For example, on Sunday I wanted him to go put his clothes in the dryer at a time when he didn’t want to do it.  I said I didn’t want to go to bed without feeling sure that it was going to happen.  Rather than getting defensive or yelling something to the effect of “I’m fifteen.  Why can’t you just trust me!  I’ll get it done!”  He said, “If I don’t do it, no screens for me tomorrow.”  I said, “Okay, that works.”  And when I woke up in the morning the clothes were done.  Win. Win.

I also learned that he doesn’t just like music, or rap, he likes “lyrical rap” specifically.  This is a new term for me.  And it’s given me a hint about how I might be able to help him move in a direction he’s interested in. 

It struck me that I’ve been practicing this kind of curious and compassionate observation, not only with him, but with myself—and with similar positive results.  (Maybe next I’ll try it with my husband!) 

Cool Stuff For You to Check Out!

Happy Almost 2017! 

I’ve come across some great resources this week as I’ve been re-entering post-holiday life (I know we haven’t hit New Year’s yet, but I’m pretty much back to normal life and work now, so it feels to me like post-holidays.) 

Here are a few favorites I want to share with you.

If you’re feeling a desire or longing that is so powerful you’re not sure you even want to feel it, check out the blog post Want to Dial Into Desire? from Emerging Women  Here’s my favorite line: “To dare to want in the face of possible disappointment, shame or guilt—now that’s courage.”

If you want to plan for the new year in a way that works better than repeating the same old resolutions you’ve tried multiple times before check out Todd Henry’s podcast Four Questions to Help You Start Your Year Right.

Also, if you haven’t read it yet, please check out Sue Monk Kidd’s amazing historical novel The Invention of WingsIt’s moving and inspiring.  I finally listened to it on audible and the narration is great too. 

Then go see Denzel Washington and Viola Davis in “Fences” and if you need some lighthearted fun check out my new hometown Los Angeles in the movie-musical “La La Land.

Finally, any of you who have checked out my guide Stop Surviving the Day and Start Loving Life saw that I mentioned Anna Kunnecke’s amazing program The Queen Sweep.  She’s doing a mini-version RIGHT NOW - for free!  Sign up!  Seriously.  It’s full of great tips that will make your life run more smoothly with more beauty in it.   

By the way, I don’t have any affiliate relationships with these resources.  Just love them.  Enjoy! And I’ll “see” you in 2017.

Here's to thriving!


Moms: I know it's the holidays, but this one's for you

What would it mean for you to love and nurture yourself without apology?

Pondering this question is a good place to start a journey to find that energized, loving, full-of-life YOU that you haven’t seen much of lately. 

I find that for most women (myself included) and some men too, the thought of loving and nurturing oneself without apology is practically unfathomable.  It short circuits our brains.  We feel confused.  Is that even right?  Possible?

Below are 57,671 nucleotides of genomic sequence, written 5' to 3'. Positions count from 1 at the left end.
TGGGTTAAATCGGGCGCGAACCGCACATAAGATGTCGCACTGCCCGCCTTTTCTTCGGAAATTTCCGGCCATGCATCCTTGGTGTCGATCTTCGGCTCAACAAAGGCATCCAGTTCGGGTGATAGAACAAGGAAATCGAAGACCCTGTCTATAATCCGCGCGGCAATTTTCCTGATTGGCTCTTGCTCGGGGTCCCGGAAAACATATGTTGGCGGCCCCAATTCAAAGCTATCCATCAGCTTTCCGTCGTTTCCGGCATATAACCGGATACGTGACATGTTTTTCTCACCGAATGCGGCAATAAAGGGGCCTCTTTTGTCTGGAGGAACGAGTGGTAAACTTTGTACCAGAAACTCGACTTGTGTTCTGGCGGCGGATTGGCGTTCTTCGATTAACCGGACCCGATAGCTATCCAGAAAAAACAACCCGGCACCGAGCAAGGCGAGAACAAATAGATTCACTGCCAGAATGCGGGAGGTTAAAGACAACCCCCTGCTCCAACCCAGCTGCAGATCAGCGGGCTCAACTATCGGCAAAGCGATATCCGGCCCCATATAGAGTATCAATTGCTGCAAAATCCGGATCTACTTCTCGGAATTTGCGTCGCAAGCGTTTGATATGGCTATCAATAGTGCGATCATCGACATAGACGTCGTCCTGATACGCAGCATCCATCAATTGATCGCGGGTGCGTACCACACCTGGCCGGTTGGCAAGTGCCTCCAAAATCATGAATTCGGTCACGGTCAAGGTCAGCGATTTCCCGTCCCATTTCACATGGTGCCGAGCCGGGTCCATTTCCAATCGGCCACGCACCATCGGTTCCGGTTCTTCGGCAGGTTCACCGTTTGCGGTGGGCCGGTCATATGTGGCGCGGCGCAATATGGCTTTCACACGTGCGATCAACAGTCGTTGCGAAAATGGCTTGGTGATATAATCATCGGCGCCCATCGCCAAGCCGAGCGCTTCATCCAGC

Isn’t there something wrong with even asking the question?

There are many reasons for our discomfort.

Some are undoubtedly very personal, but many are much bigger than our individual selves.  They are rooted in stories we’ve heard our whole lives:  about good girls and bad girls, good moms and bad moms, good Christians and bad Christians—you get the idea.

Our discomfort with idea of loving and nurturing ourselves without apology for all the messed-up parts, for all the parts that don’t fit the ideal, is rooted in lessons taught to us directly and indirectly, often by well-meaning adults. 

These lessons convince us deep within our souls that we should apologize for taking up space in the world, for having needs, for having opinions, for wanting to be valued for our work, for feeling strong emotions.  For many women, there is also an unconscious apology we make for the mistake of being born female in the first place.  And if you are a woman who is a member of another undervalued or oppressed group too—if you’re brown-skinned, or poor, or have a physical disability—you know even more stories that encourage you to apologize for being who you are.

“I’m sorry to bother you” we say to the sales clerk whose job it is to help us find and purchase what we need or to the professor whose job it is to answer our questions during his office hours. 

“Please forgive me, but may I make a suggestion?” we say as we seek to insert ourselves into a discussion about a topic about which we have more expertise than any of the men in the room who have been easily talking over each other for the past 45 minutes. 

These are small examples, but there are bigger ones too.  For moms especially, there are often much bigger examples of the ways we apologize for who we are.  And this is a problem, not only for ourselves, but for our children and—I would argue—for the world.

Very often as moms we apologize for having needs, or desires, or goals of our own without even realizing that we have done so.  

We bury them.  We silence them.  We numb them.  We silence ourselves and our needs before we even get to an outward apology for their intrusion.  We apologize through our actions.  How?